How Does A Mechanical Watch Work?

The mechanical watch is characterized by the use of a rope that is responsible for generating motive energy. The gears, in turn, transport this energy and is an element that serves to control the passage of time. Every mechanical wristwatch shares the same essential elements. The first of these mechanical watch elements is the winding. The second is the gear train. In technical parlance, the nomenclature given to the gear train is the gears of wheels.

The third and last element considered essential is the escapement: this organ is a regulator that effectively marks time. The escapement is the part of the mechanical watch that has greater precision, greater complexity, and yet is an extremely delicate part. There are two models of mechanical wristwatches within the mechanical watch categories: the manually wound watch and the automatic watch, also called self-winding.

Wind-Up Watch: How Does It Work?

The manual winding mechanical watch is very well known, as it is the model that people need to wind periodically to remain working. The automatic mechanical watch, in turn, is wound automatically with the movement of the wrist due to a system that uses a weight called oscillating mass or rotor.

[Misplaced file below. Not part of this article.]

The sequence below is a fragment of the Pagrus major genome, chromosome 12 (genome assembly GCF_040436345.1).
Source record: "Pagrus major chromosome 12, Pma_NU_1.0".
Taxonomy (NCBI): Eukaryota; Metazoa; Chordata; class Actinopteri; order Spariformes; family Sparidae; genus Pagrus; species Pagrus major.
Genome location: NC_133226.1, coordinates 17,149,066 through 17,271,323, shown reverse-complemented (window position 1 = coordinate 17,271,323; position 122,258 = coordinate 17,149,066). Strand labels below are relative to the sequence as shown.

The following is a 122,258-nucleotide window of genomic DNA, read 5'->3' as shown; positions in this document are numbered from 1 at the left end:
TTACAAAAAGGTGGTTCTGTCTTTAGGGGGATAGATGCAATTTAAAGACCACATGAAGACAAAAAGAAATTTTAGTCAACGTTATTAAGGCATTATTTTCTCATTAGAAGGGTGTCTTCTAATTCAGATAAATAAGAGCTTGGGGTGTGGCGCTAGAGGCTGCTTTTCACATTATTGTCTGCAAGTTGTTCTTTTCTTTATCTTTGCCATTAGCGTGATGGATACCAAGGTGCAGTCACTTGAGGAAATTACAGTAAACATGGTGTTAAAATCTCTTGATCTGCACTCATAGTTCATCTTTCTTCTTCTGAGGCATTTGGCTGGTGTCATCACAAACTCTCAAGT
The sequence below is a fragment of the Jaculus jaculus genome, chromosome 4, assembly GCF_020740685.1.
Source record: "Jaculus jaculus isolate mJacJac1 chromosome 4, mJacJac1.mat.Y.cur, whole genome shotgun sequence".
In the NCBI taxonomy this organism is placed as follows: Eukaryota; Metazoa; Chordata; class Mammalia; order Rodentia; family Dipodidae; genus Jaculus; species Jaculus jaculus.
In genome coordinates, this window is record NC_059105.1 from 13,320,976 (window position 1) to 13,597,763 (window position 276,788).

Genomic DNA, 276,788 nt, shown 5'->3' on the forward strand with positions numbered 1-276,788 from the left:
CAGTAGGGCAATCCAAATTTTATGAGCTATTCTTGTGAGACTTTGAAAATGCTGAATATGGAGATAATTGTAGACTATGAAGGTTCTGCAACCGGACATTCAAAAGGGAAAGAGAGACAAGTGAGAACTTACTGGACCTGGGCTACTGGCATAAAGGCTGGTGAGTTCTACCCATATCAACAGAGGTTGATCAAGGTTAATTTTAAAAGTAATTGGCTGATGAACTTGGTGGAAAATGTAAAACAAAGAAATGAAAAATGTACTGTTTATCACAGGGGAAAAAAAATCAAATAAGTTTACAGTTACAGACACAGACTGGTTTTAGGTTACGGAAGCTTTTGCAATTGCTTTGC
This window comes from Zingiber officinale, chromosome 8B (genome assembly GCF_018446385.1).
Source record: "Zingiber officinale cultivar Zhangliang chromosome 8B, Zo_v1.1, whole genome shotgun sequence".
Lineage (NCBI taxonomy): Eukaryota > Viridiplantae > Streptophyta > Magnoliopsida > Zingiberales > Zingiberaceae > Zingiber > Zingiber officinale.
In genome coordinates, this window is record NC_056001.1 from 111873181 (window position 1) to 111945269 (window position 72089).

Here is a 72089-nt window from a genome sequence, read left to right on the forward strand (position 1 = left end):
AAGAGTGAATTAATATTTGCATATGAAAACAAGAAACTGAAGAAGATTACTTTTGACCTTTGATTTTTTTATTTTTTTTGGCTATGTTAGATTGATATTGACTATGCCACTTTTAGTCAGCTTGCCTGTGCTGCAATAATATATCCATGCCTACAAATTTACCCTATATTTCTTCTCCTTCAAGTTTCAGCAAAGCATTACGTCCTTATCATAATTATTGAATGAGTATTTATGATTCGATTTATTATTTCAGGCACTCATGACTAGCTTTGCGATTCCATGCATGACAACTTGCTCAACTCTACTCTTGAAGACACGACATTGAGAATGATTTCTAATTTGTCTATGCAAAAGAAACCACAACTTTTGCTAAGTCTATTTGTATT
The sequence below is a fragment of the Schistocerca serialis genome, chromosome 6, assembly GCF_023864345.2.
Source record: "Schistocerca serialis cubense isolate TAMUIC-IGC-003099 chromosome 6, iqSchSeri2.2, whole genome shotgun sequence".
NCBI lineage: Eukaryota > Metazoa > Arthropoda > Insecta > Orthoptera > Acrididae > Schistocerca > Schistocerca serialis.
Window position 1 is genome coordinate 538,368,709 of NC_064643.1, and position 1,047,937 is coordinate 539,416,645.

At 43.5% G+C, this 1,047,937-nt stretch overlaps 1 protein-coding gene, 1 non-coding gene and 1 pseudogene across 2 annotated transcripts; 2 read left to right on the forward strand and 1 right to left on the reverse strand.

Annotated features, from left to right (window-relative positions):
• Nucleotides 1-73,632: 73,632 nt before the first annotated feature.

Platinum is the main chassis of the mechanical watch. It consists of a plate called platinum and bridges where several gears are included. The platinum plus the moving elements were the mechanical watch movement. The mechanical watch winding contains a coiled spring around an axis, which, when it is wound, stores the energy that it will try to release and return to its original shape; due to the elastic characteristic of the material with which it is made, and yet, by a drum that causes this energy conversion to be changed to rotation. The shaft in the center of the drum is called the tree.

The barrel is one more piece of the mechanical watch, and it contains a winding spring. The spring end is attached to the inner wall of the drum, and the other end is attached to the tree. When winding the mechanical watch, the spring winds itself further, generating a tension whose release is precisely the motive energy of the mechanical watch.

In a manual mechanical watch, the spring is fixed to the barrel wall and has an endpoint where the string is at its maximum tension. In automatic mechanical watches, the recharging action is continuous, and this is done through the movement of the wrist; the cord must not be fixed to the barrel, but it must be connected to the barrel using a sliding flange that causes friction and allows the spring tension without it breaking when it reaches the limit of its mechanical resistance. The winding of a mechanical wristwatch lasts between 40 and 50 hours. However, they vary by brand, from caliber to caliber. To see different models and types, visit to learn more

River Scott

Emmett River Scott: Emmett, a culture journalist, writes about arts and entertainment, pop culture trends, and celebrity news.